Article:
The only question was what to do with the late Astrologer’s effects. In his room he had amassed a prodigious collection of artifacts, from paintings, sculptures, books, diagrams, maps, experiments, crystals, and other, less recognizable items that were promptly thrown in the trash. The queen had everything catalogued and put up for auction, which attracted a steady stream of collectors and connoisseurs. Apparently the Astrologer—who never contributed a single krouck to the court’s coffers—was sitting on a fortune worth several hundred thousand fobs. Priceless weapons and faded maps changed hands and brought a girlish smile to the queen’s lips. How nice to suddenly stumble into a neglected fortune and not have to dirty one’s hands with the transaction! She called her chief attendant aside and commanded him to find out how many other octogenarians were in her employ; she was particularly interested if any of them might be willing to depart for their final journey before rather than after the upcoming ball season, the cost of which went up every year and promised to bankrupt her.
Prince Harold sullenly appeared at the auction. His mother insisted that he have more of a presence at state functions, as the people needed to see him take an active interest in the state…or at least believe he could crawl out of bed before noon on occasion. Crossing his arms, he leaned against a darkened corner of the room with his personal servant, Dimitri. The two made unflattering remarks about the men in attendance, particularly one simpering, mustachioed nitwit who pawed every item with a scaly hand and purred, “ah…delicious, quite delicious.” Dimitri spoke little English (or so he claimed) and limited his remarks to, “man has head of block, yes?”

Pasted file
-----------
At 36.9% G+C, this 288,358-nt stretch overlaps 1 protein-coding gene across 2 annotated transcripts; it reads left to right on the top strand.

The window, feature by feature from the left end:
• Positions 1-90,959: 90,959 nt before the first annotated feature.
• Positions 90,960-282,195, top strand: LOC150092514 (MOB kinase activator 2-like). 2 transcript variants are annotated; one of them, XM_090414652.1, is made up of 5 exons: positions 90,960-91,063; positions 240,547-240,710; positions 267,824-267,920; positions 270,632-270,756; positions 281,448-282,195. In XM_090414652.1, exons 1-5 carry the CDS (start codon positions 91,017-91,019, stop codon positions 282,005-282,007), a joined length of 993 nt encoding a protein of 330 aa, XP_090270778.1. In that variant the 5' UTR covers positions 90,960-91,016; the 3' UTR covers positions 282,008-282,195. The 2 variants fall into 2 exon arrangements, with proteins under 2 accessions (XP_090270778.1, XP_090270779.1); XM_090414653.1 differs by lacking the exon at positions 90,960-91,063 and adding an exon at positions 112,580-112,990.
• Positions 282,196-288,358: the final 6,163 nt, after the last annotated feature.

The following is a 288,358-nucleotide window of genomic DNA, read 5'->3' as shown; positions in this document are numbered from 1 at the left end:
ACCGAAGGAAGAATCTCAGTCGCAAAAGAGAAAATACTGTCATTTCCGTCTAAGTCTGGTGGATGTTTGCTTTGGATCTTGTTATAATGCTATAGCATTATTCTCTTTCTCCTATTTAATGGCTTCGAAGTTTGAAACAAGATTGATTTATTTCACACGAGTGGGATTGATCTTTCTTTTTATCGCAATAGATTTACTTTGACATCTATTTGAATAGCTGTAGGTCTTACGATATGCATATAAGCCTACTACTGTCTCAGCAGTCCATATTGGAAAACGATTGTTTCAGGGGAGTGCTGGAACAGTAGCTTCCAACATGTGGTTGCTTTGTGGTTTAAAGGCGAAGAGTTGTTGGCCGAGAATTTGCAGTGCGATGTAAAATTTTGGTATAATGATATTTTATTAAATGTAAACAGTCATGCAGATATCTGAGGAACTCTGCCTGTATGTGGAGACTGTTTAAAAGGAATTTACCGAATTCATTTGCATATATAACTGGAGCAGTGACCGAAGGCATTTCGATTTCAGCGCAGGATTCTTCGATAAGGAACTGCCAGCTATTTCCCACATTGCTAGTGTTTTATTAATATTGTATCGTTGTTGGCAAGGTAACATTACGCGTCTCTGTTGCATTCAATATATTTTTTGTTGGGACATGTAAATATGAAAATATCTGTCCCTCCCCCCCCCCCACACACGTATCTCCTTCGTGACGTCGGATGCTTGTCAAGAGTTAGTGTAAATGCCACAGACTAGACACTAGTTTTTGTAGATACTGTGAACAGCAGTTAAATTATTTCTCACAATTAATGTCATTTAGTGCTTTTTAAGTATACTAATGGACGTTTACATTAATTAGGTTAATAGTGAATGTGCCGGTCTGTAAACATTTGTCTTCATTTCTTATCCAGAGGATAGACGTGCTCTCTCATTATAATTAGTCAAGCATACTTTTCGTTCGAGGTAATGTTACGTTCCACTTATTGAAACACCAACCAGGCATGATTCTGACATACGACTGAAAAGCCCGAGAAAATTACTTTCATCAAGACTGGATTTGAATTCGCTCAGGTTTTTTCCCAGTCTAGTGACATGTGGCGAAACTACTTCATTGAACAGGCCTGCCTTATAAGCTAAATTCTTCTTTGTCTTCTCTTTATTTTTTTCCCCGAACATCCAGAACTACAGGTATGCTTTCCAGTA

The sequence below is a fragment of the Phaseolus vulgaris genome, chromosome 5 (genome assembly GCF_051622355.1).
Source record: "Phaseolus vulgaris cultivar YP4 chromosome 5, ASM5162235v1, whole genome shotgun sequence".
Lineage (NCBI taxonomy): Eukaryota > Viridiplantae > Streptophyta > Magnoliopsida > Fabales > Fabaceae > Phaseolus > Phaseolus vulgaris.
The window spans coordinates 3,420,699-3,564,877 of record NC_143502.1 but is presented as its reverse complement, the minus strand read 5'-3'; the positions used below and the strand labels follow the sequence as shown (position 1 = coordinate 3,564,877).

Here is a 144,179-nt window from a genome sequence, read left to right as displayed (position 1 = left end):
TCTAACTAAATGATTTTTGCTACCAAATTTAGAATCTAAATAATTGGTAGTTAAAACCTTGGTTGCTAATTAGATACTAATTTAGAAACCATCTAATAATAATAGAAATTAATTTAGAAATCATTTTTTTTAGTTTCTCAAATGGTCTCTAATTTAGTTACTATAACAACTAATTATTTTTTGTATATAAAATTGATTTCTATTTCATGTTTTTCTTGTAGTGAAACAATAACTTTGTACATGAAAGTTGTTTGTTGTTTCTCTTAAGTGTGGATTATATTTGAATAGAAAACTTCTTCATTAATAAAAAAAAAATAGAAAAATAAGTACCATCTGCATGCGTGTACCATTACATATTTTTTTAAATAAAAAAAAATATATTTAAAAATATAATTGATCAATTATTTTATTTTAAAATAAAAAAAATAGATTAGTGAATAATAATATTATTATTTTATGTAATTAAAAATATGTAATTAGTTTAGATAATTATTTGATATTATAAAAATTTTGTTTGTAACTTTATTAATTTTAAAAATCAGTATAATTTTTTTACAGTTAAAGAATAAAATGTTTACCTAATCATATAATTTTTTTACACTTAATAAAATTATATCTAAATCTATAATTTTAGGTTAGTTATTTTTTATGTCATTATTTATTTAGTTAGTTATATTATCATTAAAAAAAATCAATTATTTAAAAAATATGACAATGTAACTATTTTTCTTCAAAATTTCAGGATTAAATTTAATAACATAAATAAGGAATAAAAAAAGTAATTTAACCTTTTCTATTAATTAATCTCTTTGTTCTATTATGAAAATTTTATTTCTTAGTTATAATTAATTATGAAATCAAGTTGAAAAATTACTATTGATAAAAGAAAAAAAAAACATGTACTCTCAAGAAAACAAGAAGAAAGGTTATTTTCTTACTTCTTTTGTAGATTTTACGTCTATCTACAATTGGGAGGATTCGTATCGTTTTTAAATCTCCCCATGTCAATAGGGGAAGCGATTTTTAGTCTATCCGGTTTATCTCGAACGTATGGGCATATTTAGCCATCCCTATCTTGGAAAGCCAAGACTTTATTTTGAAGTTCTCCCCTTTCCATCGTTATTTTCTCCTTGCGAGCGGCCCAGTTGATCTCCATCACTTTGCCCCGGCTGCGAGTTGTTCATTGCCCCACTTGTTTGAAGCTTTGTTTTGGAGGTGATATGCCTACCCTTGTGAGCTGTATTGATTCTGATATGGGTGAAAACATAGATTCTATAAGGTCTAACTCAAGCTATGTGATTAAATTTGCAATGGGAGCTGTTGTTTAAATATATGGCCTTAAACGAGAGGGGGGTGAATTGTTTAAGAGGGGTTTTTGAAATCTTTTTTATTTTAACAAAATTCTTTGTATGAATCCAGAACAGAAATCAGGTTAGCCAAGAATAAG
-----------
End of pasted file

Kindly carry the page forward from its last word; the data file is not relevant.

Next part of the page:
“Yes, he’s a blockhead,” Harold agreed. “I’ve seen him at my mother’s council before…says yes, yes to everything you say, even if you complained of gout or constipation. A first rate villain.”